The final form of this project is a sustainably designed pen and ink from materials derived from biosolids. The pen barrel is designed to be made of PHA, a soil compostable bioplastic that can be produced by feeding biosolids directly to bacteria.
While this may seem like a future technology, the Dutch Water Authority is already producing it through their Energy and Raw Materials Factory. One of the designs from this initiative, MOURN by Studio Nienke Hoogvliet, is on display at the Cooper Hewitt.
More than just a material study, the Sum Waste pen is sustainable by design and function. The PHA pen barrel interacts with its corresponding refill to retract like a normal pen, but with a twist that saves a lot of carbon.
Existing retractable pens require multiple parts made from different materials to function, making the interior workings of these pens intimidating to consumers.
The Sum Waste pen is made of just two components; the PHA barrel and a standard ink refill with a heat-molded top.
The helical channel in the pen barrel bends the ink refill to create just enough friction that the pen tip will not retract when writing.
With a slightly harder push of the pen against a surface, however, the tip smoothly retracts. To expose the tip again, simply push on the flat top of the refill.
The flat top of the refill is heat-molded from the existing polypropylene tube that holds the ink so as not to add any extra parts to its production.
This design, combined with the helical channel in the barrel, eliminates all of the small parts found in existing retractable pens.
This makes the pen less carbon heavy to produce, easier to recycle, and saves lot of headache for consumers that find retractable pens confusing and intimidating to refill or dispose of properly.
Users purchase the components separately, putting the barrel and refill together themselves. This is meant to highlight the different material streams, life cycle lengths, and functions that each component serves.
Users can employ the same barrel for multiple ink colors, or keep their ink if they want a new barrel. To dispose the pen, users simply compost the barrel and/or recycle the refill to be reclaimed in full.
The pen is over an inch shorter than its competitors yet is easy to hold and contains the same amount of ink as normal ball point pens.
This project also rethinks what is inside a pen. The black pigment used in inks and dyes called Carbon Black is made by burning fossil fuels and collecting the sooty particles.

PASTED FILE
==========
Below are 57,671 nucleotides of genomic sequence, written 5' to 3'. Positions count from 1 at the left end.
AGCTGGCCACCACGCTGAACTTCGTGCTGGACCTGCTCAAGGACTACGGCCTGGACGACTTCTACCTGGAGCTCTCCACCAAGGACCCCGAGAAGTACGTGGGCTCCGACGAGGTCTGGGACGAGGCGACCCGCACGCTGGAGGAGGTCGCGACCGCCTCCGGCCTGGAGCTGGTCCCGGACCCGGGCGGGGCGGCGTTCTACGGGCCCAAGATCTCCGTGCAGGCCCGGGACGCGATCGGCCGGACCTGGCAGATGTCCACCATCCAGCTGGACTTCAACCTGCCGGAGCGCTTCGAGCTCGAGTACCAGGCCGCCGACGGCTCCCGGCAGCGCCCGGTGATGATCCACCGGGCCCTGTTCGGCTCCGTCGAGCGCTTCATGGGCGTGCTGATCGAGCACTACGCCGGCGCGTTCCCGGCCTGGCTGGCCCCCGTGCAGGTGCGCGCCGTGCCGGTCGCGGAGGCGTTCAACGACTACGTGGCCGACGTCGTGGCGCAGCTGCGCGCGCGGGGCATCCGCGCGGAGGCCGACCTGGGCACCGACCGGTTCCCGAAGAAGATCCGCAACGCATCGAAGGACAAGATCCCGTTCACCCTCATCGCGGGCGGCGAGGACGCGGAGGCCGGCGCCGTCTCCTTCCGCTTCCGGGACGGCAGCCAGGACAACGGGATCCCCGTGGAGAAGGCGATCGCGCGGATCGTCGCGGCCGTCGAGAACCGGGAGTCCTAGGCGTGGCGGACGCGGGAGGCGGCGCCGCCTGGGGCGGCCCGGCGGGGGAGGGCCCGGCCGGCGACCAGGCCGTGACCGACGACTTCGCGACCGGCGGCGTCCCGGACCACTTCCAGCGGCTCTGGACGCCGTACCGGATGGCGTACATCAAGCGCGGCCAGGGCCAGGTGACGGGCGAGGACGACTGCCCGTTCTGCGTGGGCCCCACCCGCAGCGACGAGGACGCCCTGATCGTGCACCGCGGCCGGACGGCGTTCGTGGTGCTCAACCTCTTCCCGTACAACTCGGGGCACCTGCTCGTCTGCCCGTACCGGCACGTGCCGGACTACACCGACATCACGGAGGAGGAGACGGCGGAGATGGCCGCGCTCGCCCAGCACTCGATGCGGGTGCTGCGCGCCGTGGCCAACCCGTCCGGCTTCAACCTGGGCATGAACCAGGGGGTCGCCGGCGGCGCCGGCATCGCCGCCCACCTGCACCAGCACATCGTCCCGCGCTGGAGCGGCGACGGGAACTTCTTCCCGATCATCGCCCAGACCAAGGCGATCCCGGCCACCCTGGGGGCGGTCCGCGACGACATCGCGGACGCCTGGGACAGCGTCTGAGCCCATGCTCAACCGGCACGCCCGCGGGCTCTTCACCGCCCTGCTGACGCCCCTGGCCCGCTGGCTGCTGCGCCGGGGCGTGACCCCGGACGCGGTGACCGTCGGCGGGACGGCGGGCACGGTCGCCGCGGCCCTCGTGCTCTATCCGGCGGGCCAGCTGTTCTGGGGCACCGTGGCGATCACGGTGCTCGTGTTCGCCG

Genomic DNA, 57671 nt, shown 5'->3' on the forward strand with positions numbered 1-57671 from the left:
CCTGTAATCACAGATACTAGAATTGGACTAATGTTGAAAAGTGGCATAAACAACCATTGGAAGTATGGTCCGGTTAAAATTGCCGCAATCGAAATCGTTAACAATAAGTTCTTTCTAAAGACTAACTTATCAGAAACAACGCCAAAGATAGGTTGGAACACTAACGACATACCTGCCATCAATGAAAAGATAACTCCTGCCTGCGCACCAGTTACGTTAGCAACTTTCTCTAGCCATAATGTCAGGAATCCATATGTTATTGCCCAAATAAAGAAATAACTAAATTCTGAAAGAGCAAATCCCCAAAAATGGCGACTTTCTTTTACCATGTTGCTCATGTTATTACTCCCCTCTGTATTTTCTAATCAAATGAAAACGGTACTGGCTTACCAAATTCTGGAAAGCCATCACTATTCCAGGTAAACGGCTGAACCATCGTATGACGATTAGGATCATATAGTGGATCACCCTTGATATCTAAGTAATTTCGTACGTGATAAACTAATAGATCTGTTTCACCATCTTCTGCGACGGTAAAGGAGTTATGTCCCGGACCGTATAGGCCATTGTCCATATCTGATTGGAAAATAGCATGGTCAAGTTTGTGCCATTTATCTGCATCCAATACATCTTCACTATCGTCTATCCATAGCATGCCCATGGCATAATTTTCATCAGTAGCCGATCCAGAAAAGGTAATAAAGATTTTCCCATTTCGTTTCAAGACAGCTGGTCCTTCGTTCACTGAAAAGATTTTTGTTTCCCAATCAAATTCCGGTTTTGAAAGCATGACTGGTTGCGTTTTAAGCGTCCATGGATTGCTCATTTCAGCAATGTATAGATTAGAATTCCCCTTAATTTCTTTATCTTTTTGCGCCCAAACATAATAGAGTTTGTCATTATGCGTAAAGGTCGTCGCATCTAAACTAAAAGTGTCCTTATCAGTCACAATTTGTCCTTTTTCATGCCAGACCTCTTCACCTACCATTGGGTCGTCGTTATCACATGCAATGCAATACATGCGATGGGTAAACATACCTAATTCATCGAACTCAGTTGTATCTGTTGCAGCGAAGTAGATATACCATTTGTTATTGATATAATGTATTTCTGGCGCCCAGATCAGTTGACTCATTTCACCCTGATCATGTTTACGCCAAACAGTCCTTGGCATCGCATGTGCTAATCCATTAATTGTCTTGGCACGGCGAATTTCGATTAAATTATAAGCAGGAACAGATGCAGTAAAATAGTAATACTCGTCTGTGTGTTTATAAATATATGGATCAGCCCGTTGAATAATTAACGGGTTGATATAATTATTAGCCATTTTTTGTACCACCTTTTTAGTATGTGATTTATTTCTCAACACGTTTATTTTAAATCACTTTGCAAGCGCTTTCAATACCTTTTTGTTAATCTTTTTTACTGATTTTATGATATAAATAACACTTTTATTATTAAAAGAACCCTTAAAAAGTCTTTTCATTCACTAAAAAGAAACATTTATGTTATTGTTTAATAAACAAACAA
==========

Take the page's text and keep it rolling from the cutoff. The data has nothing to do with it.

By carbonizing biosolids, the pigment can be replaced by one from a source that does not need to be mined and is constantly being produced. Rather than wasting energy in carbonization, the sun was utilized to test this idea. Small samples of biosolids were carbonized by focusing the sun’s rays through a fresnel lens taken from an overhead projector.
The carbonized material was then ground, suspended in oil, and hand stamped on cards made of recycled t-shirt fiber. Rather than conceptualizing the idea of a material made from biosolids, viewers that pick up these cards from an exhibition of this project are forced to confront the material in their very hands.
This pen offsets the current plastic pen market and acts as a ‘gateway product.’ According to this article published by the Guardian, Bic sold their 100 billionth pen in September of 2005. Averaged since their opening in 1950, that’s 57 pens sold a second by Bic alone for 55 years.
We are comfortable with pens. Disposable ball point pens enter and exit our lives in multitude on a daily basis; they are present at every receipt signed, hotel room entered, and pile up in drawers in all of our desks and homes.
We write notes on our hands, hold our hair up with, and even chew on pens regularly. While always there for you, the ink in these pens is rarely spent, and almost never refilled. A pen made with materials derived from biosolids brings the material to this same comfort level, opening the door to producing other single use plastics with it.
This project was designed and produced by Garrett Benisch for his Master of Industrial Design thesis at the Pratt Institute. Sum Waste has recently won the Role Models competition from the Parsons Healthy Materials Lab.
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This article was published on www.core77.com